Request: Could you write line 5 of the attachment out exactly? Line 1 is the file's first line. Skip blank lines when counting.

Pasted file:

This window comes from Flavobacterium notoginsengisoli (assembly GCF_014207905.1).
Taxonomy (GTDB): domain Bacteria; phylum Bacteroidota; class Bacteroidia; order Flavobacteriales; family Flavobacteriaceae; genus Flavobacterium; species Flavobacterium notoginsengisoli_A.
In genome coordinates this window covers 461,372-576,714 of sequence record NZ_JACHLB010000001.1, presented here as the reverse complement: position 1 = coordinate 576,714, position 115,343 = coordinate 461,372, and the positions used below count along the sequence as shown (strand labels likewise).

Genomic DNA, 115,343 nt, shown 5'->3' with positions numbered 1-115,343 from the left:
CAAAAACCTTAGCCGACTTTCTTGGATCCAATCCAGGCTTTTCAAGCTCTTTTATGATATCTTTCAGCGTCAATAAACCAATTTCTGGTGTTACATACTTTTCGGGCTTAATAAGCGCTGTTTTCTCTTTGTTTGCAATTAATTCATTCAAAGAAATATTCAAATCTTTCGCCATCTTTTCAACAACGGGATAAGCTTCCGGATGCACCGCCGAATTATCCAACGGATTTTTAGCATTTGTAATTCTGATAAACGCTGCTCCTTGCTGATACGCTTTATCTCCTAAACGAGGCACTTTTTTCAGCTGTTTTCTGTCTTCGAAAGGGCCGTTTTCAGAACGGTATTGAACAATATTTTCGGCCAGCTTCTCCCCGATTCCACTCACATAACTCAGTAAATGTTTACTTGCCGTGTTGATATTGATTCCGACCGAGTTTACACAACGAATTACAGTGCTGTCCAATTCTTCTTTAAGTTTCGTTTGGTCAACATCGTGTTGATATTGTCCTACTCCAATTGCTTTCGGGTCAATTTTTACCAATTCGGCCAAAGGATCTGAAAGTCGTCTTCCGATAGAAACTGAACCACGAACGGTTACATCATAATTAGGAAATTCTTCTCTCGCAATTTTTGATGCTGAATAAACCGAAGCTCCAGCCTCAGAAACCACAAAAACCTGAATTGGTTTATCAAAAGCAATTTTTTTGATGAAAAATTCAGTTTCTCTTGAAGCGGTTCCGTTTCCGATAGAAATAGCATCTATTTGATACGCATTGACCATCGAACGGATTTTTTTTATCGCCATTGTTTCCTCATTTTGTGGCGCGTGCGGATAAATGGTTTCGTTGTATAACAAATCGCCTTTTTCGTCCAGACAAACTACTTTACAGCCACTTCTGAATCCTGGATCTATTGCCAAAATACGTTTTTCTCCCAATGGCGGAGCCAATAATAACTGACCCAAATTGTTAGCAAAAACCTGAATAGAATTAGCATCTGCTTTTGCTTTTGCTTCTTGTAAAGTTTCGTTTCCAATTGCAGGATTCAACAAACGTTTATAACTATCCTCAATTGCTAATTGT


CAAAAACCTTAGCCGACTTTCTTGGATCCAATCCAGGCTTTTCAAGCTCTTTTATGATATCTTTCAGCGTCAATAAACCAATTTCTGGTGTTACATACTTTTCGGGCTTAATAAGCGCTGTTTTCTCTTTGTTTGCAATTAATTCATTCAAAGAAATATTCAAATCTTTCGCCATCTTTTCAACAACGGGATAAGCTTCCGGATGCACCGCCGAATTATCCAACGGATTTTTAGCATTTGTAATTCTGATAAACGCTGCTCCTTGCTGATACGCTTTATCTCCTAAACGAGGCACTTTTTTCAGCTGTTTTCTGTCTTCGAAAGGGCCGTTTTCAGAACGGTATTGAACAATATTTTCGGCCAGCTTCTCCCCGATTCCACTCACATAACTCAGTAAATGTTTACTTGCCGTGTTGATATTGATTCCGACCGAGTTTACACAACGAATTACAGTGCTGTCCAATTCTTCTTTAAGTTTCGTTTGGTCAACATCGTGTTGATATTGTCCTACTCCAATTGCTTTCGGGTCAATTTTTACCAATTCGGCCAAAGGATCTGAAAGTCGTCTTCCGATAGAAACTGAACCACGAACGGTTACATCATAATTAGGAAATTCTTCTCTCGCAATTTTTGATGCTGAATAAACCGAAGCTCCAGCCTCAGAAACCACAAAAACCTGAATTGGTTTATCAAAAGCAATTTTTTTGATGAAAAATTCAGTTTCTCTTGAAGCGGTTCCGTTTCCGATAGAAATAGCATCTATTTGATACGCATTGACCATCGAACGGATTTTTTTTATCGCCATTGTTTCCTCATTTTGTGGCGCGTGCGGATAAATGGTTTCGTTGTATAACAAATCGCCTTTTTCGTCCAGACAAACTACTTTACAGCCACTTCTGAATCCTGGATCTATTGCCAAAATACGTTTTTCTCCCAATGGCGGAGCCAATAATAACTGACCCAAATTGTTAGCAAAAACCTGAATAGAATTAGCATCTGCTTTTGCTTTTGCTTCTTGTAAAGTTTCGTTTCCAATTGCAGGATTCAACAAACGTTTATAACTATCCTCAATTGCTAATTGT